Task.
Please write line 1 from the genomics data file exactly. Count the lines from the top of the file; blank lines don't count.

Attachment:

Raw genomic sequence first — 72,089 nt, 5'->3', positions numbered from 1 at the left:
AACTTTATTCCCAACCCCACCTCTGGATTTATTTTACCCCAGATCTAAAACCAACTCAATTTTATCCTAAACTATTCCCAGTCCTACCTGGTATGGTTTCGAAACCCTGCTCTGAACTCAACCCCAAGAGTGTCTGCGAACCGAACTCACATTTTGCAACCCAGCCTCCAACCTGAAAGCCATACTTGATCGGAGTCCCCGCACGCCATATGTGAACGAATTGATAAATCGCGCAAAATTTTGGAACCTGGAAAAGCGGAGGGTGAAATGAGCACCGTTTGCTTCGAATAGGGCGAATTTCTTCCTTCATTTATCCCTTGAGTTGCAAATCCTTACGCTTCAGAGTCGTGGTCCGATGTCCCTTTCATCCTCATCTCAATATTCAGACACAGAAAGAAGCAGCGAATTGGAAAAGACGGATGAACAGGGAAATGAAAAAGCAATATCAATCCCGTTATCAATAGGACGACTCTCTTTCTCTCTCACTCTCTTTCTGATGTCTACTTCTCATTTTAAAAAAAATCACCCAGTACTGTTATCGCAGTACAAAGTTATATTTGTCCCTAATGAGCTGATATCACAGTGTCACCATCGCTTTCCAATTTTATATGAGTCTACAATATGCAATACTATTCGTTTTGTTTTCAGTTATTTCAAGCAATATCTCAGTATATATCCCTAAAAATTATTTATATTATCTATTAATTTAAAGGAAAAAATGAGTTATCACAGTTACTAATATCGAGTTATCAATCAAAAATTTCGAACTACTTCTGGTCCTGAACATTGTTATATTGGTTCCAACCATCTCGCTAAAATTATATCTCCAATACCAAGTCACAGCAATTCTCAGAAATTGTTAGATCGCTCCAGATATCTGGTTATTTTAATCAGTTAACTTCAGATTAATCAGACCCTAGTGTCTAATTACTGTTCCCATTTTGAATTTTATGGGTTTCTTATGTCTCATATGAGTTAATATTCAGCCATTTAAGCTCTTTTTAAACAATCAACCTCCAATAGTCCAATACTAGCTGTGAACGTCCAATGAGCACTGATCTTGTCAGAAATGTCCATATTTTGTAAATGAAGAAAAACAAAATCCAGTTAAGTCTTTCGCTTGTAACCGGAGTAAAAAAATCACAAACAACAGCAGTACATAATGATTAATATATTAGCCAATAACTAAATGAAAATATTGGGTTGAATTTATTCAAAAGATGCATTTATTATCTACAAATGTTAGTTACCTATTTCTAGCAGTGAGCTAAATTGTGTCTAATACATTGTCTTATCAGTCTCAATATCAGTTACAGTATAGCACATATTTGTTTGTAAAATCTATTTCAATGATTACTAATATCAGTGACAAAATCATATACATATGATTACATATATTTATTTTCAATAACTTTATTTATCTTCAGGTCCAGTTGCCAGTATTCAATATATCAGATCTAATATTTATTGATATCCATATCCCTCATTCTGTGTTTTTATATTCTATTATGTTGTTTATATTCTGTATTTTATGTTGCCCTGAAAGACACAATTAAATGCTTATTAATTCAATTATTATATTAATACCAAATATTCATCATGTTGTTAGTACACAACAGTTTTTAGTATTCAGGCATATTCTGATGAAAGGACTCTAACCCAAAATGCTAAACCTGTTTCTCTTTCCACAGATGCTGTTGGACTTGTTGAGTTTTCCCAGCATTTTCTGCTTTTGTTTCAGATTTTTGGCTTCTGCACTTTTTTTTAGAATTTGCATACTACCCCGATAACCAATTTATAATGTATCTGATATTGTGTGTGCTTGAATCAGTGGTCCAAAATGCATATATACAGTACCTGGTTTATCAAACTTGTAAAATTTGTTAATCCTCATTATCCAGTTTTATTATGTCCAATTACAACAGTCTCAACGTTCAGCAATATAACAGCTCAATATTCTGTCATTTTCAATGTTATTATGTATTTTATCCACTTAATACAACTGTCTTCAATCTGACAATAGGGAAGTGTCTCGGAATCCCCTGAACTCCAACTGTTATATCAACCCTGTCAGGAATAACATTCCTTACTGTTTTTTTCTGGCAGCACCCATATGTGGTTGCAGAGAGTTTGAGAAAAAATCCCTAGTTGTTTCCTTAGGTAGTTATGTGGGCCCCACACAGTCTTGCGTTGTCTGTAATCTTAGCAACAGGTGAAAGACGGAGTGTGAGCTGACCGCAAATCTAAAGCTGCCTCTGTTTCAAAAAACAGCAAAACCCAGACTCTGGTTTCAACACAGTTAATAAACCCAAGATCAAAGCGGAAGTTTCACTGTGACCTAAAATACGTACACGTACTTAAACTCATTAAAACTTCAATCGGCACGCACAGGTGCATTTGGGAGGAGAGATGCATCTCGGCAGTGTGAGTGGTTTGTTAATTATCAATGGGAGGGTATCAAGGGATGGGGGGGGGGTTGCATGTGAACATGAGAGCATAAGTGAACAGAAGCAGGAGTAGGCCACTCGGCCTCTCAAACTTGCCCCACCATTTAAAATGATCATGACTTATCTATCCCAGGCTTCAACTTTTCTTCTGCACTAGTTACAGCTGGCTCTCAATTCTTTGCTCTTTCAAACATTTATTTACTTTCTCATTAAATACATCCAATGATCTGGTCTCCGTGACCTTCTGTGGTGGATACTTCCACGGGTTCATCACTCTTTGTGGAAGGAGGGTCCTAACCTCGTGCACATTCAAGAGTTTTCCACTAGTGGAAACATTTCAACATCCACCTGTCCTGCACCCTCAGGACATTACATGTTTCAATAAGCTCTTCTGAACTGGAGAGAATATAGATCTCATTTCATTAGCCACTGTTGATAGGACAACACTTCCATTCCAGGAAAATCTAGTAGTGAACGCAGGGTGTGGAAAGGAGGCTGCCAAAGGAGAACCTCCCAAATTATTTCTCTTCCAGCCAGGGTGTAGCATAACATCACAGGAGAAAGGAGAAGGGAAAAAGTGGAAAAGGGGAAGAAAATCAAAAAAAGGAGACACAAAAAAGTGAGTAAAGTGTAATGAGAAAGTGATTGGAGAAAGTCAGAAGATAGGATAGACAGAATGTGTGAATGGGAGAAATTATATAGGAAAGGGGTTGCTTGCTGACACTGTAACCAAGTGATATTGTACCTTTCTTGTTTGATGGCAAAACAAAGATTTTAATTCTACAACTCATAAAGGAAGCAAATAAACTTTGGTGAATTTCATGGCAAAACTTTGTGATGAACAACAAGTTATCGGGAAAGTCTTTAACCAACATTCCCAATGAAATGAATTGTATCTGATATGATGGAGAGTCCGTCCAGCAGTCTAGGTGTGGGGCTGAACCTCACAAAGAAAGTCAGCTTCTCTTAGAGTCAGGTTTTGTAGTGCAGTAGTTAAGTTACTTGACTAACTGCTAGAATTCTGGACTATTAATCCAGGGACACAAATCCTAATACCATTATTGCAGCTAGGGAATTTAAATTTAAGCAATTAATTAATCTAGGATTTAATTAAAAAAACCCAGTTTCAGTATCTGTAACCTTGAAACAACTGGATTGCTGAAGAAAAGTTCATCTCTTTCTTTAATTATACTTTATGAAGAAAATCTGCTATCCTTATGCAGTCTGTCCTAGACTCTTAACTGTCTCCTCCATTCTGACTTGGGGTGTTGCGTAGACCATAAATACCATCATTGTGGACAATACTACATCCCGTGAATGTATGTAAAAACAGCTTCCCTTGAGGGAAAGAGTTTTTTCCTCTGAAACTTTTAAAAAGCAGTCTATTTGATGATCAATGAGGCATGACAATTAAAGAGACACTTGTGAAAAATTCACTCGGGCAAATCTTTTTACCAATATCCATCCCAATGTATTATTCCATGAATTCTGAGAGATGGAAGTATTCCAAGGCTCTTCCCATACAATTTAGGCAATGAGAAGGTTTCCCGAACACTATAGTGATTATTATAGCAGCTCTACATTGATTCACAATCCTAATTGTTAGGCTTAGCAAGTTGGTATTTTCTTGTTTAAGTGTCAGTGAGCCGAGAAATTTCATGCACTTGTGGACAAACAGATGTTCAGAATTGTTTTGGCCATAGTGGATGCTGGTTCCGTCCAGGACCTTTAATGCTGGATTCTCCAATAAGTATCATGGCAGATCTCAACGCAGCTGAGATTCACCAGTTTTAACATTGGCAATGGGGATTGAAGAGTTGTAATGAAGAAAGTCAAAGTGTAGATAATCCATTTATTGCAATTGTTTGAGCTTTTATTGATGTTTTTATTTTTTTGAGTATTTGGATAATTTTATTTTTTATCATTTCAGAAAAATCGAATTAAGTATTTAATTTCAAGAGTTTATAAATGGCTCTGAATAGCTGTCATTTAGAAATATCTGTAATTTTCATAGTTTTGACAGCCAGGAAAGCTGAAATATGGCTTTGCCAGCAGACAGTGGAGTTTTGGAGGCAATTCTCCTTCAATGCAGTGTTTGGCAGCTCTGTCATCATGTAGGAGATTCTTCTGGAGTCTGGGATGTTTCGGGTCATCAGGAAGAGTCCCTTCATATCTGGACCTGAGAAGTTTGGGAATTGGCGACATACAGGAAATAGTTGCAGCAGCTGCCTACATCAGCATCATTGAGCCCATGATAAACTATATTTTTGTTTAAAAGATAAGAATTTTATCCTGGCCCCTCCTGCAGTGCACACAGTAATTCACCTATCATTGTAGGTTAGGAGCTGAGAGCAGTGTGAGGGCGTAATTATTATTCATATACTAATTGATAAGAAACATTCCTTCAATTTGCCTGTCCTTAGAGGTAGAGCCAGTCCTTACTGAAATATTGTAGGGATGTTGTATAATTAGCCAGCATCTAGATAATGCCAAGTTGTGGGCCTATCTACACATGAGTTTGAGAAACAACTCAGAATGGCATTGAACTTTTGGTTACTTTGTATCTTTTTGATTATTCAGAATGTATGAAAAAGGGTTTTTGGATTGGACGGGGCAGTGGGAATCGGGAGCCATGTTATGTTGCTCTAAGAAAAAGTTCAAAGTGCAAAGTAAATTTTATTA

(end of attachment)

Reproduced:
Raw genomic sequence first — 72,089 nt, 5'->3', positions numbered from 1 at the left: